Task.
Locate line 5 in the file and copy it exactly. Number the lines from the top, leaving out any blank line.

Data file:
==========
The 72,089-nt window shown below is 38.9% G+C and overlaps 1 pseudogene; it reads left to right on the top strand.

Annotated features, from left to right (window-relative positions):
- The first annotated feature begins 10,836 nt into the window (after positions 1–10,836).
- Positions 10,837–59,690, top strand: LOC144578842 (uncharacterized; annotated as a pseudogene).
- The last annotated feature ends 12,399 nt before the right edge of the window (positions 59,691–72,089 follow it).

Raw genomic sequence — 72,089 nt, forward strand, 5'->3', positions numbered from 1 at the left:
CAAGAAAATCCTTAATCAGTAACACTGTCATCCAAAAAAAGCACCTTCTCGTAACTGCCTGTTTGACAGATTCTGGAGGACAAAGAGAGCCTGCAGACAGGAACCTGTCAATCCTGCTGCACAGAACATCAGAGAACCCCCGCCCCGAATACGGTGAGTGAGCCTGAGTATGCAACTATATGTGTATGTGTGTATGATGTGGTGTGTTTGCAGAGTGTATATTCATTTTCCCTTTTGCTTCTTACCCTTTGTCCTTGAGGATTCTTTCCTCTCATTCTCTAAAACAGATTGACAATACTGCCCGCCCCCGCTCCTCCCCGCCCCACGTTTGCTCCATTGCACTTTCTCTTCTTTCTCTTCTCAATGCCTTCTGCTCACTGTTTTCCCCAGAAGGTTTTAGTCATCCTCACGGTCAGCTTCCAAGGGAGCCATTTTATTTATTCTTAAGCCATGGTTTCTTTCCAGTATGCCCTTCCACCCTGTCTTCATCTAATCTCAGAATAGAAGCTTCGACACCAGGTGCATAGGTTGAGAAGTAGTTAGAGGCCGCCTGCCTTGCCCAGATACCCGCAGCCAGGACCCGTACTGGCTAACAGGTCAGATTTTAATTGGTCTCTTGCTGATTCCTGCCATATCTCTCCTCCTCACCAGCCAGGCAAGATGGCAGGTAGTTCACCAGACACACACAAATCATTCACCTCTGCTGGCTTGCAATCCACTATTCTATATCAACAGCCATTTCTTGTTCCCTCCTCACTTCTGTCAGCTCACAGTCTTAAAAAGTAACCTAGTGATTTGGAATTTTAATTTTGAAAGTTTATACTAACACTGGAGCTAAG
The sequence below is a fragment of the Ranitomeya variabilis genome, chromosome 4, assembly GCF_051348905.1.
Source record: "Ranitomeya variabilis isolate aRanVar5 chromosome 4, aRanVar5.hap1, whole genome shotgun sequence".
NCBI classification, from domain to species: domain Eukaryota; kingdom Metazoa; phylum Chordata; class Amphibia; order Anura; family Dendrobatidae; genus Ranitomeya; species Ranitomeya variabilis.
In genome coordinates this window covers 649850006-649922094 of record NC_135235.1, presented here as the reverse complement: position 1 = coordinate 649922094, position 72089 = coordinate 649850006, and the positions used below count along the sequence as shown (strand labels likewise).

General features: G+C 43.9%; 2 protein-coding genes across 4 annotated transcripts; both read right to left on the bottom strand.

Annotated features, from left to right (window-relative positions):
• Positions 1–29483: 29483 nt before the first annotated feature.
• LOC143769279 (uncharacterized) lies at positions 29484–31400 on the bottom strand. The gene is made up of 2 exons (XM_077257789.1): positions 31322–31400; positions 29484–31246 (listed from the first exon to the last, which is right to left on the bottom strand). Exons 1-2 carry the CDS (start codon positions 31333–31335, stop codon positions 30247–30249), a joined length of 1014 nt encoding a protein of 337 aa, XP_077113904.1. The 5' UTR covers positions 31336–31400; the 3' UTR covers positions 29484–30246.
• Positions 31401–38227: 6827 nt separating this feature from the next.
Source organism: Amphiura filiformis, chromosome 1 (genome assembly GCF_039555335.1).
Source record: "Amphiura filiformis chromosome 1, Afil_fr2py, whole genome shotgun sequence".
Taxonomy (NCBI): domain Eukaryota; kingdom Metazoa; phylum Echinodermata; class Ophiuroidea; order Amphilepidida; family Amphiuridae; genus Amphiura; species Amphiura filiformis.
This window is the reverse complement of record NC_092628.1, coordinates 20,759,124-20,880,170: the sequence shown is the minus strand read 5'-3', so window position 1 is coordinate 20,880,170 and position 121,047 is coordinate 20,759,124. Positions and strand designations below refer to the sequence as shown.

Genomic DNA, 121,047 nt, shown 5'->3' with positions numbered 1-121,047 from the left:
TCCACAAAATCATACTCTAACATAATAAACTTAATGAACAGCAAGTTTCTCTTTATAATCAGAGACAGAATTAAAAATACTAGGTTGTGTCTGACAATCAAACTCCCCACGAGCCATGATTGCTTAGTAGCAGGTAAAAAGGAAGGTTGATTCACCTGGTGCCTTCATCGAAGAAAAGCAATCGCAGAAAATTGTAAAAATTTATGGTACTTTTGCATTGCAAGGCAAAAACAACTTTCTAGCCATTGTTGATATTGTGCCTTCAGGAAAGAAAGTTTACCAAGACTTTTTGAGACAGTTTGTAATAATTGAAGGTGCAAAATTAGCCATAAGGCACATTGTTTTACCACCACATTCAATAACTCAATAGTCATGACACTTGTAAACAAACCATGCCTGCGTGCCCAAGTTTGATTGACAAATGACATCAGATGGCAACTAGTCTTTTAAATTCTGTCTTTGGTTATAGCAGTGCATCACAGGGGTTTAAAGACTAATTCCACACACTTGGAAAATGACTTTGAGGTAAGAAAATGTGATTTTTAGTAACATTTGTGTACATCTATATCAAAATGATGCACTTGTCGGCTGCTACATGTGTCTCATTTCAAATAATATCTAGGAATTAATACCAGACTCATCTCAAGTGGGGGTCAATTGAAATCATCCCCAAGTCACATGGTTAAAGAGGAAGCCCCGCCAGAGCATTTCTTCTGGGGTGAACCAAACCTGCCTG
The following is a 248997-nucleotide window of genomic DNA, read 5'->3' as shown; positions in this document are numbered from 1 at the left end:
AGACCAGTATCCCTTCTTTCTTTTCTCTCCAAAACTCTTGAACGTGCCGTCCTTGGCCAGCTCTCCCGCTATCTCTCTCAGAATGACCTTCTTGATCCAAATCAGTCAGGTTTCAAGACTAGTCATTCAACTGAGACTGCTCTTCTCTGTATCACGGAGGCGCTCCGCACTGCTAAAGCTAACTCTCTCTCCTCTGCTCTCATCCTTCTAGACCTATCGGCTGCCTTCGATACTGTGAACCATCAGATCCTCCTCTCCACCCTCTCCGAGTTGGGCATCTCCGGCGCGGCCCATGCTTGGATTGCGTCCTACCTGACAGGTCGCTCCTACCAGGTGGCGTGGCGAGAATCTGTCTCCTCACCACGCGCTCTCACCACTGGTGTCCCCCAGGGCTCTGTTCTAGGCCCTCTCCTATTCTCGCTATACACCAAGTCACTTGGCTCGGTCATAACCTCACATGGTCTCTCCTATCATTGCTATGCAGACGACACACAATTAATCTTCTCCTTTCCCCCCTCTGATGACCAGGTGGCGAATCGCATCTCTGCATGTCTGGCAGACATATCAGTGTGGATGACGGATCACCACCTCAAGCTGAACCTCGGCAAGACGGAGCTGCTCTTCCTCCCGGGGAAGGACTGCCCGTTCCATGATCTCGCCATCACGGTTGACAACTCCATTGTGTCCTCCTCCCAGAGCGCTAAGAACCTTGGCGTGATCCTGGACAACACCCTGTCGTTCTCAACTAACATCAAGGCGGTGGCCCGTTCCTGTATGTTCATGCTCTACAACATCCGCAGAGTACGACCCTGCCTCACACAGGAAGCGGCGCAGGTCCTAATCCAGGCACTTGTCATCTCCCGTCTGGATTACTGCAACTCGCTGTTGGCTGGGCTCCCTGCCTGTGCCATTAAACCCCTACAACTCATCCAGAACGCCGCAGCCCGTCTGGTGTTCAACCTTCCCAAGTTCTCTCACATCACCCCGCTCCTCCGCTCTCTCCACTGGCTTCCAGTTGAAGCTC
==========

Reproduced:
- The last annotated feature ends 12,399 nt before the right edge of the window (positions 59,691–72,089 follow it).